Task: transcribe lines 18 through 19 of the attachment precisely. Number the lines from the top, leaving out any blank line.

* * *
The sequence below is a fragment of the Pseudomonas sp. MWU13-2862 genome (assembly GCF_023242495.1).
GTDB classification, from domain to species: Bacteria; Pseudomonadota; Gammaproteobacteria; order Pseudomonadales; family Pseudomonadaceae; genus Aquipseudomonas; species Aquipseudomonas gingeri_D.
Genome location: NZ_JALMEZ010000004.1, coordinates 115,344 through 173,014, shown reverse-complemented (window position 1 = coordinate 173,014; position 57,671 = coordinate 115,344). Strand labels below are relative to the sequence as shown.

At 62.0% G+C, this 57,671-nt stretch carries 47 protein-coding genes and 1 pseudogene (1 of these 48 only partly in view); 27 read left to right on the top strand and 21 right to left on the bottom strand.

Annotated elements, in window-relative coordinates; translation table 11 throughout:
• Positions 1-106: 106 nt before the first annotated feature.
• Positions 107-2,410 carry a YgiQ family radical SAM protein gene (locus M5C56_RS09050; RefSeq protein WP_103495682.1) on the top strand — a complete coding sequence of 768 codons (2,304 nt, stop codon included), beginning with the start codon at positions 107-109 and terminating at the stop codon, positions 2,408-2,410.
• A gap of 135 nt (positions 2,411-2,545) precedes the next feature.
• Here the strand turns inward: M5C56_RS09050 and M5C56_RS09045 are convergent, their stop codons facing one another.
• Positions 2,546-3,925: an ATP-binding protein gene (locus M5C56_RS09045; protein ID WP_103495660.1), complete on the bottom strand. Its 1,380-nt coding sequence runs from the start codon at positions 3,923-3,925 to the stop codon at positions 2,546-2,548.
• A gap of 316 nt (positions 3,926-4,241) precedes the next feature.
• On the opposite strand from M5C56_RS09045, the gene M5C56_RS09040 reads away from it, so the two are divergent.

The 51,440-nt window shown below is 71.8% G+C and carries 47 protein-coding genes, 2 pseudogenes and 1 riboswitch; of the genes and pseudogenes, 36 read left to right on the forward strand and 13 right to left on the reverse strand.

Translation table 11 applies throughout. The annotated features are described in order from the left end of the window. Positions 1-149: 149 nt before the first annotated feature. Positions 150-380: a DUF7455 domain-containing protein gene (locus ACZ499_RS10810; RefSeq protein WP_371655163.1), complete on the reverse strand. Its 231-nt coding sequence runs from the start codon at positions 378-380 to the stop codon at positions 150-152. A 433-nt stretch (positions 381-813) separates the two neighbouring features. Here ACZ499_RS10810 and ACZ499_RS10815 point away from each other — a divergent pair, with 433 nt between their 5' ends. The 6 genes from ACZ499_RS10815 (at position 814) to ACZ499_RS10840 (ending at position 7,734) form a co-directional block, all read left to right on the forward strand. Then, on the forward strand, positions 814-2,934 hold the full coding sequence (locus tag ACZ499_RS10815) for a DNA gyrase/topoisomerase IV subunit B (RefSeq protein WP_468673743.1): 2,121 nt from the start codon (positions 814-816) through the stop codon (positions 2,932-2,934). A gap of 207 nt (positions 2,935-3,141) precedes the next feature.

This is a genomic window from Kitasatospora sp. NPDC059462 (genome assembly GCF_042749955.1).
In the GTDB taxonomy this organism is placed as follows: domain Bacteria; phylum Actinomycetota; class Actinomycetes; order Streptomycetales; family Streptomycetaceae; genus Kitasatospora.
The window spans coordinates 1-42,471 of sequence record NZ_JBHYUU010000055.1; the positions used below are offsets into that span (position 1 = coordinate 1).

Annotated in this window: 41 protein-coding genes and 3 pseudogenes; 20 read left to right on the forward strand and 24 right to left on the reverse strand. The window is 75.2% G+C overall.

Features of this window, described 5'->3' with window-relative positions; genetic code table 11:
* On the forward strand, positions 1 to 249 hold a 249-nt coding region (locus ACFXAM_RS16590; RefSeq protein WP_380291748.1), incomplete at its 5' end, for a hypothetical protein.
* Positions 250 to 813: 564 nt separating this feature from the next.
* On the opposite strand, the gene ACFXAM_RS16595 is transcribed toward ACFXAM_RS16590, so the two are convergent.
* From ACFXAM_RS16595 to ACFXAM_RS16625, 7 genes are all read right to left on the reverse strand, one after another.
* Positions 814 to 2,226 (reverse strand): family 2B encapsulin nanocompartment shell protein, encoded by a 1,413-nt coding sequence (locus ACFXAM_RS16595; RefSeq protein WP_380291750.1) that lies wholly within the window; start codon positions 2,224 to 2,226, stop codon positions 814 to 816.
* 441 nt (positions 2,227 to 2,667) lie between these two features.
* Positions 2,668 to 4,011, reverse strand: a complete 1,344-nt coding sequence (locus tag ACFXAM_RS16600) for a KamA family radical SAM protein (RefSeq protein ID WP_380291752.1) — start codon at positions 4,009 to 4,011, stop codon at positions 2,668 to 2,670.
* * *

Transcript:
Annotated in this window: 41 protein-coding genes and 3 pseudogenes; 20 read left to right on the forward strand and 24 right to left on the reverse strand. The window is 75.2% G+C overall.

Features of this window, described 5'->3' with window-relative positions; genetic code table 11: